By Dr. Peter Antall
If you follow the latest developments in health care, you may have noticed: telehealth has taken off. Our country is focused on making health care more accessible for Americans, and naturally, telehealth has emerged as a key innovation that can help to make this a reality. It’s an effective way to deliver evidence-based medicine – and it’s something that we as physicians can embrace right now. As President and Medical Director of the world’s first telehealth practice, Online Care Group, I’m often asked a handful of common questions about telehealth. Here, I share the most common questions and my answers with readers.
What is telehealth?
To me, telehealth is simple. Telehealth is a live video visit between a doctor and a patient from home or work. This differs from traditional telemedicine, which mainly connected hospital facilities to each other and relied on big, expensive hardware in clinical locations.
With telehealth, the patient can have a video visit with a doctor using every day consumer technologies that are becoming ubiquitous: a smartphone, tablet, or computer. There are other forms of telehealth on the market that use only phone or secure email; however, these visits do not allow for the same level of clinical patient evaluation. I have met with medical boards and associations across the country and found that live video is greatly preferred because it represents the closest interaction comparable to an in-person visit.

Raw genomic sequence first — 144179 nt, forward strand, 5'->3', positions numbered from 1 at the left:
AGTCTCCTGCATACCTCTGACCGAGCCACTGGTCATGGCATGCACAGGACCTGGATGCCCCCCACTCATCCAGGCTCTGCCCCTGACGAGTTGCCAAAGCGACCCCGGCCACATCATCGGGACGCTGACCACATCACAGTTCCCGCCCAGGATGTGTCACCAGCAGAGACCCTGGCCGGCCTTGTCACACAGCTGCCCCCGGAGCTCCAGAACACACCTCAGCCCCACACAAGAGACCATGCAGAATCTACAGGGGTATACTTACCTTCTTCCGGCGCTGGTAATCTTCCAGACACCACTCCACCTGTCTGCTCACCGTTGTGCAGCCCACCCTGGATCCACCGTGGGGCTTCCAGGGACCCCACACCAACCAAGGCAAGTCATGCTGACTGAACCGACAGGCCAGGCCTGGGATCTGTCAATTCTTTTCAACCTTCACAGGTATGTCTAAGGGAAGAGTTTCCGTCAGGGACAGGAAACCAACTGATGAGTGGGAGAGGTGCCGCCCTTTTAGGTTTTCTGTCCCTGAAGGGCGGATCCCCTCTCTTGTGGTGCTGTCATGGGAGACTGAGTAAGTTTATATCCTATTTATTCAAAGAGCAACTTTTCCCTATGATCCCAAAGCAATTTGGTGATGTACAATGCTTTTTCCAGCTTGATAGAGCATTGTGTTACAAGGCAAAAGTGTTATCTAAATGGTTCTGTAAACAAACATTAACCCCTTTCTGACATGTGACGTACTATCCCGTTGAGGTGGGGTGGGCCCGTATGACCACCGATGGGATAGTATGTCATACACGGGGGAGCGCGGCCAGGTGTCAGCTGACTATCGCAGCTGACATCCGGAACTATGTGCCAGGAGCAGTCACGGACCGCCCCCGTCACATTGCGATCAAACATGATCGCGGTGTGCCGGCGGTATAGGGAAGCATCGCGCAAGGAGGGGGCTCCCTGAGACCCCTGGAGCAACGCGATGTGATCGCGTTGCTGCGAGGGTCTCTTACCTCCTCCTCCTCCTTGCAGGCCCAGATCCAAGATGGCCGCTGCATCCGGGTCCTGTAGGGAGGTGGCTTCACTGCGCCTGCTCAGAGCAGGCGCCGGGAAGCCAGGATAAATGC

Do patients really want to talk to a doctor virtually?
For starters, let me just ask you when was the last time you shopped, banked, booked travel, made a dinner reservation, filed your taxes, or communicated with friends and family online. Chances are – if you’re like many Americans – you’ve done more than one of these things today, probably on your phone or tablet.
While the health care industry has done a great job of supplying information to patients online and has even started to offer patients the opportunity to book appointments online, information and scheduling stop short of what patients want and expect from health care: quality interactions with clinicians. To date, health care ‘transactions’ have only occurred at the intersection of a physical location and the supply of available clinicians. The industry can do better.
Over the last several years, a number of studies have shown that patients are rapidly warming to the concept of interacting with doctors online. Estimates suggest that half to three-quarters of Americans are interested in online consults, and I’d expect this number to grow as more patients have access to telehealth services and as more doctors offer such services to patients.